Park Officials Continue Probe Into Dune That Swallowed Boy

MICHIGAN CITY, Ind. (CBS) — Park rangers have brought in ground-penetrating radar to help determine why a 6-year-old boy plunged 11 feet under the sands of Mount Baldy at the Indiana Dunes a week ago.

WBBM Newsradio’s John Cody reports Nathan Woessner was improving at the University of Chicago’s Comer Children’s Hospital on Thursday, his condition upgraded from critical to serious, and his breathing tube removed.

He fell into a hole as he and his father were climbing Mount Baldy, and he was buried 11 feet below the surface for nearly four hours before rescuers could get him out. He was trapped in an air pocket that kept him from suffocating.

Nathan Woessner was taken to Comer Children's Hospital after he fell into and was buried a a sand hole at the Indiana Dunes. (Credit: Woessner Family Photo)

Nathan Woessner was taken to Comer Children’s Hospital after he fell into and was buried a a sand hole at the Indiana Dunes. (Credit: Woessner Family Photo)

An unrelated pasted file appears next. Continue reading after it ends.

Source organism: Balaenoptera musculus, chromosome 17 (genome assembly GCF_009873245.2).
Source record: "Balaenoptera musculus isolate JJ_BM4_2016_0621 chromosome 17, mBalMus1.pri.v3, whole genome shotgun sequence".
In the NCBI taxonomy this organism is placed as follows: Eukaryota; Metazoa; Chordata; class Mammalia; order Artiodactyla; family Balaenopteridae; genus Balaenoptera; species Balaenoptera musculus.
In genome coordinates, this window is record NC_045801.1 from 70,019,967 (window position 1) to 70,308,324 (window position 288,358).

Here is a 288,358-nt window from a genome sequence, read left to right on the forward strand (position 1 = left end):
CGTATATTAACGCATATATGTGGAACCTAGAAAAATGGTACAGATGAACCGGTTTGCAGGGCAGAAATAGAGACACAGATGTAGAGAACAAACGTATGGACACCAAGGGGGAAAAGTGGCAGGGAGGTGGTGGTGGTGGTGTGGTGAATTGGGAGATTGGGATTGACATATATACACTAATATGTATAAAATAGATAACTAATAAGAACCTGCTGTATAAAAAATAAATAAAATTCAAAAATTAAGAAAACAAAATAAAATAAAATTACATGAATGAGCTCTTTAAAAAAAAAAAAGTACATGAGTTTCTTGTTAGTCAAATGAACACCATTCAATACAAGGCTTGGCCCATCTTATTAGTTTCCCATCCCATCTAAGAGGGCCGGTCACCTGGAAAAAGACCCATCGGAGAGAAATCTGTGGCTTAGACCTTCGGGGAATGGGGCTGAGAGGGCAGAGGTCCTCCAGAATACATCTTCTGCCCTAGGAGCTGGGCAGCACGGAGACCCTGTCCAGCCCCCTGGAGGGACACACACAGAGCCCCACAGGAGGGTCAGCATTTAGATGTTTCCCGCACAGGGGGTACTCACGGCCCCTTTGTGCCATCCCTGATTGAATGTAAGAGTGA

Park Ranger Bruce Rowe said the incident remains a mystery.

“They’ve been reaching out to geologists – both within the National Park Service, and outside at universities – and so far, nobody that we’ve found has ever heard of such a phenomenon,” Rowe said. “With the experts that we’ve spoken to first – and they’re expert geologists on coastal dunes in the Great Lakes – they have not heard of this, and certainly our experience at the national lakeshore has not seen this sort of phenomenon before.”

Park officials have theorized a rotting tree buried under the sand might have left a void under the sand, but have yet to confirm exactly how Nathan was able to survive under the sand for so long.

Rowe said investigators are taking a two-step approach to the mystery.

First, investigators will measure electrical conductivity of all 43 acres of the Mount Baldy area, to see if there are any unusual findings.

“What we’ll then follow-up is to look at each of those anomalies in a lot more detailed fashion, by getting a ground-penetrating radar unit,” he said.

That will allow them to see if any process – natural or man-made – has created any other voids in the sand.

Rowe, spokesman for the Indiana Dunes National Lakeshore, said the area remains roped off, off-limits for visitors until everyone’s safety can be assured.

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